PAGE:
Someone asked me earlier this week what the Cowboys can do in like the next three days to fix their defense, a defense which since the beginning of the offseason has owned the rights at some point or another to 33 defensive linemen, 19 of whom have appeared in a game. Sort of laughed, saying, well, maybe they have someone worthy around here of laying hands on a body.
So look, I know what you're thinking, and I myself have said it many a time this season: OK, the defense is bad, like epically bad if you consider some of the franchise's all-time worst numbers it already has posted, and still with two games to go, and also challenging some NFL ignominious marks. But just go out and score points – compensate with offense for what you don't have on defense.
How they have tried. In 14 games the Cowboys already have scored at least 27 points nine times. That seemed like a lot to me with two games to go. It was. [embedded_ad]
Since the NFL went to a 16-game season in 1978, the Cowboys have scored at least 27 points in more than nine games during a season twice: 1983 they did so 12 times; 2007 they did so 11 times. In 1983, they went 11-1 in those 12 games scoring at least 27 points. In 2007, the Cowboys went 10-1.
This year in those nine games with at least 27 points the Cowboys are 5-4, including losses in the past two outings: 45-28 to Chicago and 37-36 to Green Bay. And just to compare, the other 31 teams in this league year are 126-40 when scoring at least 27 points, winning 76 percent of the time.
Maybe worse than all of that, the Cowboys are just 1-2 in games when scoring at least 35 points this season, while the rest of the league is 51-2. Are you kidding me?
And in case you are now wondering, yes, I did look, and in the franchise's previous 53 seasons in the NFL the Cowboys are 101-4-1 when scoring at least 35 points in a game. Good gosh, they have lost half as many when scoring at least 35 points in 14 games this season as they have lost during their entire history.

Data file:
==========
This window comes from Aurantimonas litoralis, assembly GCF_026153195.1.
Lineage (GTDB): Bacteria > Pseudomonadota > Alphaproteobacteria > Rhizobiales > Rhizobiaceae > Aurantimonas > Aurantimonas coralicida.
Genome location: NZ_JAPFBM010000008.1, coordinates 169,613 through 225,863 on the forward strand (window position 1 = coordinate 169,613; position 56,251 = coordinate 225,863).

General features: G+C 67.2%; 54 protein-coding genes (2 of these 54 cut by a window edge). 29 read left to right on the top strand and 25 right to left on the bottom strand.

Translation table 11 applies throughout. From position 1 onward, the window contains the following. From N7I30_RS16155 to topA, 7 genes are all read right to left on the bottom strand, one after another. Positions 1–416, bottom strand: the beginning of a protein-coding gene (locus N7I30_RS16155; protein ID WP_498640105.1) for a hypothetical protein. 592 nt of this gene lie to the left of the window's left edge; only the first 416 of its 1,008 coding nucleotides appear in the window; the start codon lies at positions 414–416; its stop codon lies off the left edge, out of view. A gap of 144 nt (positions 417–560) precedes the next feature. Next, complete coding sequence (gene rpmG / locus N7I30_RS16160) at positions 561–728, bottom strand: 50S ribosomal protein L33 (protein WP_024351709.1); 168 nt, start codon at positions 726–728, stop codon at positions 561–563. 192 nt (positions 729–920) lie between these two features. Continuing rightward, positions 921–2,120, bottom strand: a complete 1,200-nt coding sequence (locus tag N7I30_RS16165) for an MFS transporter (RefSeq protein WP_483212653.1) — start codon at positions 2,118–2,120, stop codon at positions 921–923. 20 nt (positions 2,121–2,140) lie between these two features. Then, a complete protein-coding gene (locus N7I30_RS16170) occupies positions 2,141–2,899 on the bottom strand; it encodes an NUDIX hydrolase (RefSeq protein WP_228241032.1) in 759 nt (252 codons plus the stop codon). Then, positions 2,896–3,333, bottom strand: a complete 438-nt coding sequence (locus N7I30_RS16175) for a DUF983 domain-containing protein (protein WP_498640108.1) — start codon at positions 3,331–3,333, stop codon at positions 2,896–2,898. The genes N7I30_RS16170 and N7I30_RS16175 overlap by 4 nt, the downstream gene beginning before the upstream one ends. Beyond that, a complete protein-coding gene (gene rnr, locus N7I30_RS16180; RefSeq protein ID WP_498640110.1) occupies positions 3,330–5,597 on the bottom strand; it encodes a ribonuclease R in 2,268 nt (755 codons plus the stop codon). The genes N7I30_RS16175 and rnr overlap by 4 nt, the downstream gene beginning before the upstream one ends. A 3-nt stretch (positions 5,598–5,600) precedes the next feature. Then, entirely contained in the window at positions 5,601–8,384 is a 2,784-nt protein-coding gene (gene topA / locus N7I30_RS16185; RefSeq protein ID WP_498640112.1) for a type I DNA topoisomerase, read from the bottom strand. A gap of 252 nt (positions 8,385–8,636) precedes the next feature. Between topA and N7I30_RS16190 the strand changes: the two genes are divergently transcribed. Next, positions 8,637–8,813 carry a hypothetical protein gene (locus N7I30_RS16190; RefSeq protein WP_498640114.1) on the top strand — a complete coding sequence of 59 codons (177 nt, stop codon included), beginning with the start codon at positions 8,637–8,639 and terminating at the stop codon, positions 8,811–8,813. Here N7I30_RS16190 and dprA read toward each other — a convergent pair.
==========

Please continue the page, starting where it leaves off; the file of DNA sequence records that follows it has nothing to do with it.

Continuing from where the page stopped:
Fortysomething is becoming the new Thirtysomething around here.
Ah, but you say, it's only the Deadskins, last in points allowed this year, yielding 31 a game, exactly what the Cowboys scored the first time around in that 31-16 win at the AT&T. But remember, Harris accounted for one of the Cowboys' touchdowns with an 86-yard punt return and set up another at the Redskins 15 with a 90-yard kickoff return. And it was a Kyle Wilber sack, forced fumble and recovered fumble at the Washington 3 to set up a third touchdown. So not exactly an offensive juggernaut that day against the team.
Plus, as we well know the Redskins would love nothing better than to spoil anything Cowboys, and they certainly would spoil the season rotten if they should win Sunday, ending the Cowboys' mathematical hopes of winning the NFC East to qualify for the playoffs for the first time since 2009.
Ah, but win, and the NFC East comes down to Cowboys-Eagles next Sunday at AT&T Stadium.
"We feel fortunate to be in a position to control our destiny," Cowboys quarterback Tony Romo says. "Last year we obviously didn't [get it done]. We had to sit with the Washington feeling all offseason. This year it's a great feeling to know we can go out and be a better team than we were last week and be able to do what we want to do …
"Would you rather have that [Green Bay loss] be the last game of the year or would you rather have two games left to go to win the NFC East? If you don't feel good about what you can still do, then you just haven't played the game long enough. It's a positive to have games left still and have an opportunity to do what we want to do."
Now, if the Cowboys can just do it with what they have left to do it with.